The Smithsonians National Museum of the American Indian
opened Comic Art Indigène in the Sealaska Gallery. This intimate exhibition features more than 35 artworks, including paintings, works on paper, jewelry and clay figurines, and shows the evolution of narrative art through early examples of rock art, ledger art and ceramics and reveals how these traditional art forms are adapted to contemporary pieces of expression such as comic strips and panels. The exhibition is open until May 31.
Storytelling has long been an integral part of Native culture, and the exhibition looks at how stories are told through comics and comic-inspired art to express the contemporary Native American experience. Similar to American Indian cultures, comic art is amazingly complex and adaptive. As the first widely accessible mass media, comics were consumed by Indian people as a recognizable form of storytelling; they express cultural stories through pictures.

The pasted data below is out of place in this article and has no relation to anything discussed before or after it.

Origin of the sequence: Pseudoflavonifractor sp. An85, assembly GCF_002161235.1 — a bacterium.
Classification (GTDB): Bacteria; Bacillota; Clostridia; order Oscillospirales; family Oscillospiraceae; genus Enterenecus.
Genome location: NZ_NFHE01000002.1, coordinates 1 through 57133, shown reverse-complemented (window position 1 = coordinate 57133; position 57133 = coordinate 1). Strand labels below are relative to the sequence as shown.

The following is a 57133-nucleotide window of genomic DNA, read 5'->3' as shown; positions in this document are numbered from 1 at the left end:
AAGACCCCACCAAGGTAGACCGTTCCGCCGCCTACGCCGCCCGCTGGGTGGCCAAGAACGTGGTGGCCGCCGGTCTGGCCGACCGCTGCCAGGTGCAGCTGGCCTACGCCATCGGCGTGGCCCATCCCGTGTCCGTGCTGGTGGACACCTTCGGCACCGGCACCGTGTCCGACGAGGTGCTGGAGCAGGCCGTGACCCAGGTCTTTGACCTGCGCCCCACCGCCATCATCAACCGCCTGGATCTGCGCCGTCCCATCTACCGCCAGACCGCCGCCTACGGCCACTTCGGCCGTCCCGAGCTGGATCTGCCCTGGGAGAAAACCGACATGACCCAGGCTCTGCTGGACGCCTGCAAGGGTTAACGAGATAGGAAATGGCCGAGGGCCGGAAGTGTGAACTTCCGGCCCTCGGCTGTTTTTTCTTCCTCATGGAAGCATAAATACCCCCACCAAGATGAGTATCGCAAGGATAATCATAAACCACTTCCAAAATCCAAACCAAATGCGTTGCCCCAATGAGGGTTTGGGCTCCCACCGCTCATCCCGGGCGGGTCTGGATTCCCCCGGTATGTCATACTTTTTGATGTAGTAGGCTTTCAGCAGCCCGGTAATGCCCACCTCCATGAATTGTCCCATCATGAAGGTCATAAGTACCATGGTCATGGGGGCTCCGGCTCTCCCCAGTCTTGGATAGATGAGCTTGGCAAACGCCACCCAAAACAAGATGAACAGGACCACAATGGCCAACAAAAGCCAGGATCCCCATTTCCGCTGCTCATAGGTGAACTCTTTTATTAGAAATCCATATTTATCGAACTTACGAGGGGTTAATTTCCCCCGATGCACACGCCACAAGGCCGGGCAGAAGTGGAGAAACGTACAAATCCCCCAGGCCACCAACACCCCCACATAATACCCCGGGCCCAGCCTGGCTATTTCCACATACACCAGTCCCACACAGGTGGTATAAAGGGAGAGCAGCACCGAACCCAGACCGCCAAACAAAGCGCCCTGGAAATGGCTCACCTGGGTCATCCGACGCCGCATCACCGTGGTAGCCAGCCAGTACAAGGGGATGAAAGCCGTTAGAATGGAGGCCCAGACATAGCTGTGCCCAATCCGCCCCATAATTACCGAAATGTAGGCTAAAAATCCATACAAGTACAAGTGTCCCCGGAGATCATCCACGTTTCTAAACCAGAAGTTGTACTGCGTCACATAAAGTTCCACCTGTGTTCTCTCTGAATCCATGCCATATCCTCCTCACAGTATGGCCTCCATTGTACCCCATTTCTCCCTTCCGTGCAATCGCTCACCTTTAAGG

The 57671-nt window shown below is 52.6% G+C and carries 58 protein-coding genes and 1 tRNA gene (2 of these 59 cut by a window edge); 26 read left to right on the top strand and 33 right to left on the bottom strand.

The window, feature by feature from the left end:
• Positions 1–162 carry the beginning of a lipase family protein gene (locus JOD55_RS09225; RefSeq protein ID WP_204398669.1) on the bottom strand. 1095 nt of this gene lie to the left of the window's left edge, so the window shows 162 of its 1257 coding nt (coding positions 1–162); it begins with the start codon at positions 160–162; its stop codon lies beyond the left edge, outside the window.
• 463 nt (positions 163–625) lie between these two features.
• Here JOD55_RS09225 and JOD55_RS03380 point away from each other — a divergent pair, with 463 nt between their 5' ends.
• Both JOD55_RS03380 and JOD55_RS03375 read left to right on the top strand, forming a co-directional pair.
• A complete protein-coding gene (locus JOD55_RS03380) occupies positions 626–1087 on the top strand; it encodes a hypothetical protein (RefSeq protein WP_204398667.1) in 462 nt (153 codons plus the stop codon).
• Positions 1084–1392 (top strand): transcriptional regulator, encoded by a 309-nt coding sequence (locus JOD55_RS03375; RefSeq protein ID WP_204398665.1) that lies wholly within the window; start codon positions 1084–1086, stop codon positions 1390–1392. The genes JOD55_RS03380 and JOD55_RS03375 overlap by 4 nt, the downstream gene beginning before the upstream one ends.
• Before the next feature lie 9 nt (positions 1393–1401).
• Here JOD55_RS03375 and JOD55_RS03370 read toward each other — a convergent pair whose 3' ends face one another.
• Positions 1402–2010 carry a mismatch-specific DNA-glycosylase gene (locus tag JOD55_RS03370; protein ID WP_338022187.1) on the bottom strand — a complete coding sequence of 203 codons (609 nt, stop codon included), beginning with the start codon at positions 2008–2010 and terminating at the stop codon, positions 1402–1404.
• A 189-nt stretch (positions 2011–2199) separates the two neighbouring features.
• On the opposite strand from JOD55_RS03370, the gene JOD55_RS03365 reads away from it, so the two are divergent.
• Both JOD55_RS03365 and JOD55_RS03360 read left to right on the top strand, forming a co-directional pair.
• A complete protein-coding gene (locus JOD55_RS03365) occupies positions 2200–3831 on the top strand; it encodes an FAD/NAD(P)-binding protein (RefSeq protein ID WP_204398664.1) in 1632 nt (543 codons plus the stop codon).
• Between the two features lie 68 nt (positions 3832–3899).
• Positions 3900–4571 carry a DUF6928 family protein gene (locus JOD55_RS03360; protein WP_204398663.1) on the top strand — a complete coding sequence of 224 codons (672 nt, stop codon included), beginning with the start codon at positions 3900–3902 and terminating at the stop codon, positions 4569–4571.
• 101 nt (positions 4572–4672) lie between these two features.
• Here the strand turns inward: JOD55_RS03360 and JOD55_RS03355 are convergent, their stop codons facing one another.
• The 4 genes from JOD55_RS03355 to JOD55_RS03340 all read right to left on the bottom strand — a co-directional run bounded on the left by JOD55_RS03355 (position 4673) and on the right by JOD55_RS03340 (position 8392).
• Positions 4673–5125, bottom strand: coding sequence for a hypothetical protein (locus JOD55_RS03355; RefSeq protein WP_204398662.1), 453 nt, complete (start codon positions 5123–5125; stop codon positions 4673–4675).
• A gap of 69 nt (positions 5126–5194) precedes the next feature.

We are proud to be able to host an innovative exhibition that reflects the diversity of mediums that Native people use to further explain identity, stereotypes, politics and views, said Kevin Gover (Pawnee/Comanche), director of the museum.
Featured artists include Marcus Amerman (Choctaw), Jason Garcia (Santa Clara Pueblo), Lisa Holt (Cochiti Pueblo), Eva Mirabel (Taos Pueblo), Harlan Reano (Santo Domingo Pueblo), Diego Romero (Cochiti Pueblo), Mateo Romero (Cochiti Pueblo), Rose Bean Simpson (Santa Clara Pueblo), Ryan Huna Smith (Chemehuevi/Navajo), Marty Two Bulls (Oglala Lakota), and Jolene Nenibah Yazzie (Navajo).
In addition to the exhibition, hands-on family activities will be held in the Resource Center on the third level of the museum and will include a light table where visitors can make their own drawings and comics and post them. There will also be an area to read contemporary Native comic books.